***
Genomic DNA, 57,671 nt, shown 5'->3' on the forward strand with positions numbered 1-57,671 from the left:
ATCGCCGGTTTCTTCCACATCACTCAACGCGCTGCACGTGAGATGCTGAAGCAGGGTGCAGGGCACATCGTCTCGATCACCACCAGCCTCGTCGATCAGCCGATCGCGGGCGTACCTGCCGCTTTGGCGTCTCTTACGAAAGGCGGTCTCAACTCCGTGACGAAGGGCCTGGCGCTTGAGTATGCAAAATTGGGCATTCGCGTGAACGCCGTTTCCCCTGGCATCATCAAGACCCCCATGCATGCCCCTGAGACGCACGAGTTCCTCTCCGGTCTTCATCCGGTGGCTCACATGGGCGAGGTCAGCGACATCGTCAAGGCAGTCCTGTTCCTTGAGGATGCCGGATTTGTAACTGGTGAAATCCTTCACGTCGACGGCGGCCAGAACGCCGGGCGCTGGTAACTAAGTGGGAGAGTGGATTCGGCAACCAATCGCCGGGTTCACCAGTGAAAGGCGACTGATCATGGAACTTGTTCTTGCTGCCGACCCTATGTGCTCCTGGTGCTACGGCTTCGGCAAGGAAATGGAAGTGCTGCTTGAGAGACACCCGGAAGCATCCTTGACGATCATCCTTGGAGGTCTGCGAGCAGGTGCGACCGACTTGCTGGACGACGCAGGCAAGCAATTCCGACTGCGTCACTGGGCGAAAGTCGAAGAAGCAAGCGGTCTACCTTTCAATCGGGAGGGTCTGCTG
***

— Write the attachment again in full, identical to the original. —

Genomic DNA, 57,671 nt, shown 5'->3' on the forward strand with positions numbered 1-57,671 from the left:
ATCGCCGGTTTCTTCCACATCACTCAACGCGCTGCACGTGAGATGCTGAAGCAGGGTGCAGGGCACATCGTCTCGATCACCACCAGCCTCGTCGATCAGCCGATCGCGGGCGTACCTGCCGCTTTGGCGTCTCTTACGAAAGGCGGTCTCAACTCCGTGACGAAGGGCCTGGCGCTTGAGTATGCAAAATTGGGCATTCGCGTGAACGCCGTTTCCCCTGGCATCATCAAGACCCCCATGCATGCCCCTGAGACGCACGAGTTCCTCTCCGGTCTTCATCCGGTGGCTCACATGGGCGAGGTCAGCGACATCGTCAAGGCAGTCCTGTTCCTTGAGGATGCCGGATTTGTAACTGGTGAAATCCTTCACGTCGACGGCGGCCAGAACGCCGGGCGCTGGTAACTAAGTGGGAGAGTGGATTCGGCAACCAATCGCCGGGTTCACCAGTGAAAGGCGACTGATCATGGAACTTGTTCTTGCTGCCGACCCTATGTGCTCCTGGTGCTACGGCTTCGGCAAGGAAATGGAAGTGCTGCTTGAGAGACACCCGGAAGCATCCTTGACGATCATCCTTGGAGGTCTGCGAGCAGGTGCGACCGACTTGCTGGACGACGCAGGCAAGCAATTCCGACTGCGTCACTGGGCGAAAGTCGAAGAAGCAAGCGGTCTACCTTTCAATCGGGAGGGTCTGCTG